Lately we’ve looked at how film, TV, and fiction about the RevWar tend to portray the British as arrogant dipwads. (That’s a technical social science term, is what that is.)
I think there’s a corollary to this stereotypical view of the men who led Britain’s armies in America, and it applies to the Continentals.
Think of the American officers who come across the worst in popular historiography, film, TV, and so on. The list would probably include Benedict Arnold, Horatio Gates, Charles Lee, and maybe Thomas Conway. Arnold’s place on the list is obvious. The others share something in common: all were foreign-born. Gates and Lee were both natives of England, while Conway was a French-educated Irishman.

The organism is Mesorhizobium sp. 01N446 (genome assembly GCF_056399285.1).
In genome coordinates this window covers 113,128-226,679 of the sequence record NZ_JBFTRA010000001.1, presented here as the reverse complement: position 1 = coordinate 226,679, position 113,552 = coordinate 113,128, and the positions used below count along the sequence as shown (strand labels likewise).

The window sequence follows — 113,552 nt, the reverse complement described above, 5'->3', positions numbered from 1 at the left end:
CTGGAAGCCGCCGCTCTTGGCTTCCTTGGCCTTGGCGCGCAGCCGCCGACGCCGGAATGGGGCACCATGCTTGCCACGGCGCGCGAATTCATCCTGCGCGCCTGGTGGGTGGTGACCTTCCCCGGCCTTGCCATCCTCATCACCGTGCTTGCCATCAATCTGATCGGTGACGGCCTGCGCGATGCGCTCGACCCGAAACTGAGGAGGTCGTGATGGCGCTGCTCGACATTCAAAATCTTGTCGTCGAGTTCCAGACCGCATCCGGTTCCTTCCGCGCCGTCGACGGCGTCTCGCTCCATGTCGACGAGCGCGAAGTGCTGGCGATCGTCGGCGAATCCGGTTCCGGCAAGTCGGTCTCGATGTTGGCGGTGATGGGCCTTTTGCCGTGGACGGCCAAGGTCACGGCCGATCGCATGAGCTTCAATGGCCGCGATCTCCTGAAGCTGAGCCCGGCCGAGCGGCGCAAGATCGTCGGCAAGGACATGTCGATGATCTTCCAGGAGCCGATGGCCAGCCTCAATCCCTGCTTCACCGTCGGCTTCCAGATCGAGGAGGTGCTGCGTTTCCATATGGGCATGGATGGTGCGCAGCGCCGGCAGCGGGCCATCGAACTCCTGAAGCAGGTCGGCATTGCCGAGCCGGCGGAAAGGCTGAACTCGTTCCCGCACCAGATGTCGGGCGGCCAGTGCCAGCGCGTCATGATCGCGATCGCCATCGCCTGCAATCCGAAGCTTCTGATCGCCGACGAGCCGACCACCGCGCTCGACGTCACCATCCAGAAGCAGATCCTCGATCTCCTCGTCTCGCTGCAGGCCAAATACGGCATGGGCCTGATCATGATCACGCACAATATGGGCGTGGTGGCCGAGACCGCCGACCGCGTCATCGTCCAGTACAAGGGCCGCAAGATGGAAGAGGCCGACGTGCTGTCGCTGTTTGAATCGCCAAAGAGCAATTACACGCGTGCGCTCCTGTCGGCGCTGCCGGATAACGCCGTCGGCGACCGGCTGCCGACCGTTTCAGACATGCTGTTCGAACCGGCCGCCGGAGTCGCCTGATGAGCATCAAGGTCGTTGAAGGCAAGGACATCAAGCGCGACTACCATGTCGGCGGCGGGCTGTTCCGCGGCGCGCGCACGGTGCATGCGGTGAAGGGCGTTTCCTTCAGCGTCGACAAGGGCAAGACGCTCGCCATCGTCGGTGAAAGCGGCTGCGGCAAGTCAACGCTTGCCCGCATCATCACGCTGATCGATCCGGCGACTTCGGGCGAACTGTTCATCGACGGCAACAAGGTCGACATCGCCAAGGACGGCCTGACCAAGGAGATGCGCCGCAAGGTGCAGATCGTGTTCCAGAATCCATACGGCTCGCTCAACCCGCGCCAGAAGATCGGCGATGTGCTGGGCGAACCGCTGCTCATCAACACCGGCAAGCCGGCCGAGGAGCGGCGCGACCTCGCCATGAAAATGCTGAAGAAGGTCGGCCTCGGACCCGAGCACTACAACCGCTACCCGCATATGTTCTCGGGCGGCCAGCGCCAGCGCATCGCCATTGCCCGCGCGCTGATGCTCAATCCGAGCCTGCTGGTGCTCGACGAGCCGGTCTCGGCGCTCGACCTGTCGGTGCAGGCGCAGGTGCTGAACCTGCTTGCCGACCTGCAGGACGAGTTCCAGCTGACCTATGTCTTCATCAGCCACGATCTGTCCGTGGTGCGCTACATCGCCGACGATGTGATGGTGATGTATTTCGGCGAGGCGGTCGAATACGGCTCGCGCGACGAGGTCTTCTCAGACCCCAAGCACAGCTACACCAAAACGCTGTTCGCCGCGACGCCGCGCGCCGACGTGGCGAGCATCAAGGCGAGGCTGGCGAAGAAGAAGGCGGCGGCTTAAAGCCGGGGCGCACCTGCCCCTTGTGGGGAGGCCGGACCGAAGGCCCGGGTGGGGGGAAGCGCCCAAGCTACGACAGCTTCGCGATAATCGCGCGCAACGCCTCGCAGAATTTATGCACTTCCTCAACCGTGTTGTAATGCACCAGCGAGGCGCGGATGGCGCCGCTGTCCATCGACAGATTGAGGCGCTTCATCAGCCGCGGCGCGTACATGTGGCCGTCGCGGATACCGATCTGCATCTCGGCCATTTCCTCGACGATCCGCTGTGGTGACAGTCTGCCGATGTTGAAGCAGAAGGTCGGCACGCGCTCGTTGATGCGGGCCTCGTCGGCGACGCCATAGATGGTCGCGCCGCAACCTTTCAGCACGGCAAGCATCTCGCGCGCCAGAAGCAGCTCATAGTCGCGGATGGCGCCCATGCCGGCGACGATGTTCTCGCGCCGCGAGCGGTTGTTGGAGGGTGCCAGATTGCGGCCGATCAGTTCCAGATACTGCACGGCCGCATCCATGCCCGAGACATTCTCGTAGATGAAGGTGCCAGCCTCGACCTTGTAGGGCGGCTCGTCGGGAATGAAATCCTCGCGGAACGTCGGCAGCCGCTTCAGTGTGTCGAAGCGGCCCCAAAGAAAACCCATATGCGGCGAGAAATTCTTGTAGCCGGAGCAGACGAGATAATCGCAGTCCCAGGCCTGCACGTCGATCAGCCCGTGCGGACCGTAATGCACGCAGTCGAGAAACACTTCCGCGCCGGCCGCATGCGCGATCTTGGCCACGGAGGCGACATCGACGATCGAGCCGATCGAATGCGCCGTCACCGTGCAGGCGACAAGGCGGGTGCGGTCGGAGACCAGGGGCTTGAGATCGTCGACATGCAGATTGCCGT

Would we have such prominent collective memories of these men as haughty but ineffectual snots if they had been born in America?
It certainly wouldn’t have cancelled out the stigma of Gates’s performance at Camden, Lee’s ignominious capture and unseemly ambition, and Conway’s backbiting. In other words, they were probably bound to end up on the wrong side of historical memory. But I wonder if the fact that they were professional veterans of European armies helped the process along.